Background: Following chemoradiotherapy for high-grade glioma (HGG), it is often challenging to distinguish treatment changes from true tumor progression using conventional MRI. The diffusion basis spectrum imaging (DBSI) hindered fraction is associated with tissue edema or necrosis, which are common treatment-related changes. We hypothesized that DBSI hindered fraction may augment conventional imaging for earlier diagnosis of progression versus treatment effect. Methods: Adult patients were prospectively recruited if they had a known histologic diagnosis of HGG and completed standard-of-care chemoradiotherapy. DBSI and conventional MRI data were acquired longitudinally beginning 4 weeks post-radiation. Conventional MRI and DBSI metrics were compared with respect to their ability to diagnose progression versus treatment effect. Results: Twelve HGG patients were enrolled between August 2019 and February 2020, and 9 were ultimately analyzed (5 progression, 4 treatment effect). Within new or enlarging contrast-enhancing regions, DBSI hindered fraction was significantly higher in the treatment effect group compared to progression group (P =. 0004). Compared to serial conventional MRI alone, inclusion of DBSI would have led to earlier diagnosis of either progression or treatment effect in 6 (66.7%) patients by a median of 7.7 (interquartile range = 0-20.1) weeks. Conclusions: In the first longitudinal prospective study of DBSI in adult HGG patients, we found that in new or enlarging contrast-enhancing regions following therapy, DBSI hindered fraction is elevated in cases of treatment effect compared to those with progression. Hindered fraction map may be a valuable adjunct to conventional MRI to distinguish tumor progression from treatment effect.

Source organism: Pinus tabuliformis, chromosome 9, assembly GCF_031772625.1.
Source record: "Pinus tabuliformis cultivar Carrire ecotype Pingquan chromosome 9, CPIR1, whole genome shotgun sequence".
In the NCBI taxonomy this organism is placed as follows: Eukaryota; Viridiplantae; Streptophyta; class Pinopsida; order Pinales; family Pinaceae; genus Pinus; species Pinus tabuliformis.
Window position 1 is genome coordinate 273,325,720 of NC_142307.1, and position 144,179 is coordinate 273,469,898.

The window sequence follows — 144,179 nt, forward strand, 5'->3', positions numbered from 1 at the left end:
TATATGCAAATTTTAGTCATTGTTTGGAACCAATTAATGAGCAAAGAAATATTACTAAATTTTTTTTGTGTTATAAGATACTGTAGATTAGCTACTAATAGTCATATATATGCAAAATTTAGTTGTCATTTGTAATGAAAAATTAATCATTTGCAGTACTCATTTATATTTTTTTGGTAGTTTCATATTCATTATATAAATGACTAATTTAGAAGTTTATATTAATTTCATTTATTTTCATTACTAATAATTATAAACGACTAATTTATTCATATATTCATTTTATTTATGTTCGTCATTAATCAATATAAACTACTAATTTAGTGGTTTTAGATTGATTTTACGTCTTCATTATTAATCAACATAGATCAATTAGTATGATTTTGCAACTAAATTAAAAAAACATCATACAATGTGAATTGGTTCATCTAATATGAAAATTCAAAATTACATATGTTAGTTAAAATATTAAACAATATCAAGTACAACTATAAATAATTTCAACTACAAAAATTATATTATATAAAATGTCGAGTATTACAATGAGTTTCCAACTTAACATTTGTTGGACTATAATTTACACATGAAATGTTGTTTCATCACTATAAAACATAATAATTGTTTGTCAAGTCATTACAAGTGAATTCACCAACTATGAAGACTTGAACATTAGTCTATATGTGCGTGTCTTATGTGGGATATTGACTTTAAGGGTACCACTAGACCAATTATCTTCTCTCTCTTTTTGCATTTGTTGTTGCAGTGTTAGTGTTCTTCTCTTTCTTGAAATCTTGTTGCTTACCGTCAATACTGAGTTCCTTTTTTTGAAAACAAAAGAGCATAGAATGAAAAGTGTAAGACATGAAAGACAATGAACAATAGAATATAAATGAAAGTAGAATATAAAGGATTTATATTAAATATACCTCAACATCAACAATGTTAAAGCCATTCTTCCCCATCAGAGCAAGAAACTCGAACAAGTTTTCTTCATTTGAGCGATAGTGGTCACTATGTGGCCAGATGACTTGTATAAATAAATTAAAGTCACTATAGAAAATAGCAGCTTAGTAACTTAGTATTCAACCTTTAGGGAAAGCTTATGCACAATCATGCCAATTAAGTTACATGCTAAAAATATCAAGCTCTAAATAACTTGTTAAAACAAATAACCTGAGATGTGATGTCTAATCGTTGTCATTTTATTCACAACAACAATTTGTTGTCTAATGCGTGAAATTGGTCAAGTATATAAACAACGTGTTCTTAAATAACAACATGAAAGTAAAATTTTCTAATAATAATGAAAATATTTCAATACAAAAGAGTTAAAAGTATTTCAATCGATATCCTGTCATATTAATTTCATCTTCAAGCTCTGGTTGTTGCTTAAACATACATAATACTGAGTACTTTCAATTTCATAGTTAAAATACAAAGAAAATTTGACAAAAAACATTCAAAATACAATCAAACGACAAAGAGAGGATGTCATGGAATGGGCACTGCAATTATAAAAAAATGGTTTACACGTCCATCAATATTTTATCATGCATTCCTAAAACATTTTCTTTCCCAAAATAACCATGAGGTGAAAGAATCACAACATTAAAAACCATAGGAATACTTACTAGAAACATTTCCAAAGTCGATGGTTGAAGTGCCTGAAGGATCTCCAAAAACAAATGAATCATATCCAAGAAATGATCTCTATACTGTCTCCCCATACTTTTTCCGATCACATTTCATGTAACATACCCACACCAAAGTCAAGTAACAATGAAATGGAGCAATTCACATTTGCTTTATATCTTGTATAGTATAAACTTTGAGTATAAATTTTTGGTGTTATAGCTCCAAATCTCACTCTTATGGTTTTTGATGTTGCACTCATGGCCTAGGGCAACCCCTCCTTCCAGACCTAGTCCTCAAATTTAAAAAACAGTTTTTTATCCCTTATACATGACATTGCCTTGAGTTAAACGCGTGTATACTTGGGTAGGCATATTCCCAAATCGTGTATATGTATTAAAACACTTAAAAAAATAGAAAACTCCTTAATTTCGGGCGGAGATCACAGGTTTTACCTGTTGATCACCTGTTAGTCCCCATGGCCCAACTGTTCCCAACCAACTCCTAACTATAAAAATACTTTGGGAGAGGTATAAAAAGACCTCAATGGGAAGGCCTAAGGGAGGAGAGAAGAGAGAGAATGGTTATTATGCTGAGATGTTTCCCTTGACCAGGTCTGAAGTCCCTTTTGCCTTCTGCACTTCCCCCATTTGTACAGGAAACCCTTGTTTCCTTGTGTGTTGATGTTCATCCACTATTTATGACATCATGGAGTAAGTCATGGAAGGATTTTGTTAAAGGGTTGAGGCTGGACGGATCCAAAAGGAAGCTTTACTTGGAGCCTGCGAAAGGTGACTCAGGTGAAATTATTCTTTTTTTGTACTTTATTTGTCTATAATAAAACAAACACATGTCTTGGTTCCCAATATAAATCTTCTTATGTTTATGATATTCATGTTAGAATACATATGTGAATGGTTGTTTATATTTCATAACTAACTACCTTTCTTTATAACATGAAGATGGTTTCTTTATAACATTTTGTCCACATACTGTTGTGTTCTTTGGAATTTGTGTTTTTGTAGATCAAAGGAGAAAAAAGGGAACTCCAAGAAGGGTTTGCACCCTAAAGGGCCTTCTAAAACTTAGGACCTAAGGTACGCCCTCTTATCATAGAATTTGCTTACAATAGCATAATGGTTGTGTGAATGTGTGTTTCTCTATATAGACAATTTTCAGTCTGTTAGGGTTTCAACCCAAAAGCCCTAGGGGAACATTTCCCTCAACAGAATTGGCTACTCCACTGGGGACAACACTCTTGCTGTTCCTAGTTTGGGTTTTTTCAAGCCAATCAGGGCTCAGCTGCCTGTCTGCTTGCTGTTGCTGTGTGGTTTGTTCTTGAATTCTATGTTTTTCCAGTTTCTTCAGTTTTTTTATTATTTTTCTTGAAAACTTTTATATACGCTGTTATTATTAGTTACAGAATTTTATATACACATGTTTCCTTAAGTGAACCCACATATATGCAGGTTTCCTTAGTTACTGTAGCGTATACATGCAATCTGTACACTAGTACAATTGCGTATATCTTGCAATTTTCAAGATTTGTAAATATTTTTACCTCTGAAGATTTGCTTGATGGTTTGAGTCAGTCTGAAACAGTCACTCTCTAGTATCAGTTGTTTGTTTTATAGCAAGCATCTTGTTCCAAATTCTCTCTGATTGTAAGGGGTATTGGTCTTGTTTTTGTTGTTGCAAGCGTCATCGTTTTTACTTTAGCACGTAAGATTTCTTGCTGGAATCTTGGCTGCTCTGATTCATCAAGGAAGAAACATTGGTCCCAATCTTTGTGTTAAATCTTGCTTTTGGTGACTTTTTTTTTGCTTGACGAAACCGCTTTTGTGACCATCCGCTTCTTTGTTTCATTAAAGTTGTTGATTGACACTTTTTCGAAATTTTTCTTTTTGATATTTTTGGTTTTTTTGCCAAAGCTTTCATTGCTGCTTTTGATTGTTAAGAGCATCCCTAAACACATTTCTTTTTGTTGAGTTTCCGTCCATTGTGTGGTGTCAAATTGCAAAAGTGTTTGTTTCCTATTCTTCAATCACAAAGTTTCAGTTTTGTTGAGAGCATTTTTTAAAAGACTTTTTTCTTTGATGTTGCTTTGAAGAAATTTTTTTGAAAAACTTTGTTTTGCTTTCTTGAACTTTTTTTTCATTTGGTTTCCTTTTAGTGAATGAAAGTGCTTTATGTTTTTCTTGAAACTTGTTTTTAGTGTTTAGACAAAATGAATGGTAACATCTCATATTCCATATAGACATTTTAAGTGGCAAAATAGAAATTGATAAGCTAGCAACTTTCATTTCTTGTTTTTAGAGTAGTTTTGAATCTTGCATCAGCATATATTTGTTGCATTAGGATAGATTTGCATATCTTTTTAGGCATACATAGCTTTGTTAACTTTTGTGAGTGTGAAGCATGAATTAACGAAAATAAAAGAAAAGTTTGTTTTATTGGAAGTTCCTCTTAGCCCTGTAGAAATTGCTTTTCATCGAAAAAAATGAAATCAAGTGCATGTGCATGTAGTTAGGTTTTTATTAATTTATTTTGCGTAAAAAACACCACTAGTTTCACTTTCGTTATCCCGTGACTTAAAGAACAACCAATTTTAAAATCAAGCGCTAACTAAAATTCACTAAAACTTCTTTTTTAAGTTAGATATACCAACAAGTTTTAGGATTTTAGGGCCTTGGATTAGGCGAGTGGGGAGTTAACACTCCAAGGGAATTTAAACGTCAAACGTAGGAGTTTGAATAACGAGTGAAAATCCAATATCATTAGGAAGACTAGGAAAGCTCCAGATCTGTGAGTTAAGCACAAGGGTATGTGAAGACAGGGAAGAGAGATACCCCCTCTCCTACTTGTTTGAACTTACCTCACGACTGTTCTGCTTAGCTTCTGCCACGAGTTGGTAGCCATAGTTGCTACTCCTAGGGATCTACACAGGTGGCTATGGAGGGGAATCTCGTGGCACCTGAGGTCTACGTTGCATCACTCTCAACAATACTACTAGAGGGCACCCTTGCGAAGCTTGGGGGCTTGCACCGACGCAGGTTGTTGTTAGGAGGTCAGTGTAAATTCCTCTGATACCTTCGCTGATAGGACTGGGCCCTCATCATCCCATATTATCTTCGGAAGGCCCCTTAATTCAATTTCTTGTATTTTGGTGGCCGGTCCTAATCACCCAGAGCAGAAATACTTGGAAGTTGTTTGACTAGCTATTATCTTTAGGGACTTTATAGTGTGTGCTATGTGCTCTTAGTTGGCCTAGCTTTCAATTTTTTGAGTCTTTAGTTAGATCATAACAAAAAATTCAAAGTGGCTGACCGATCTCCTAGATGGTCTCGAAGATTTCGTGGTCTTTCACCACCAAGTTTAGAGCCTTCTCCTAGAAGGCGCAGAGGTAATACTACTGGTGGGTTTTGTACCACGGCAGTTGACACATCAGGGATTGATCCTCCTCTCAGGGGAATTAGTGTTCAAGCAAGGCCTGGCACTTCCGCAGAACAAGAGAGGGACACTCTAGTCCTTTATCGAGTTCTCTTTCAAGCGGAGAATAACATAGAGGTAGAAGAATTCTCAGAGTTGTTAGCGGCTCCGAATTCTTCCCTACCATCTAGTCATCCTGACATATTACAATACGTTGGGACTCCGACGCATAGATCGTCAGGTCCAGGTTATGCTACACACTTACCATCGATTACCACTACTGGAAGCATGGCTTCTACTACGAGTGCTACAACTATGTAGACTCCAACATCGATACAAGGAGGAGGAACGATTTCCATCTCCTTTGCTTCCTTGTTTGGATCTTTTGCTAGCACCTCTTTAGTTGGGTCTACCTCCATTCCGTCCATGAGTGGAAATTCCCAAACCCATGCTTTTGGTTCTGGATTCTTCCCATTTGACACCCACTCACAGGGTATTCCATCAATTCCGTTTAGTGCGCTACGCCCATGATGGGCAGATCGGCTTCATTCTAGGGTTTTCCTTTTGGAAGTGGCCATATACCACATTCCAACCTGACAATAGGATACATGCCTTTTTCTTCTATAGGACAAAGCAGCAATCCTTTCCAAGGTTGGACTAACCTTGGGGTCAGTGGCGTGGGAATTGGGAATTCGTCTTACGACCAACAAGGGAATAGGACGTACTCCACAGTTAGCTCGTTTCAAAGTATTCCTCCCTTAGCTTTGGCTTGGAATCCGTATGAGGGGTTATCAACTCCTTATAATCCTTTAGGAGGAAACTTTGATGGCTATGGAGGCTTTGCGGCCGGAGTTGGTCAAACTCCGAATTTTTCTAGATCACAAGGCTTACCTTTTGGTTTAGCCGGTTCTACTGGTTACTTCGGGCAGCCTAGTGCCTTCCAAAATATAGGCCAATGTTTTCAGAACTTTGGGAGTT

Original languageEnglish
JournalNeuro-Oncology Advances
Issue number1
StatePublished - Jan 1 2023


  • diffusion MRI
  • diffusion basis spectrum imaging
  • glioblastoma
  • pseudoprogression
  • radiation necrosis


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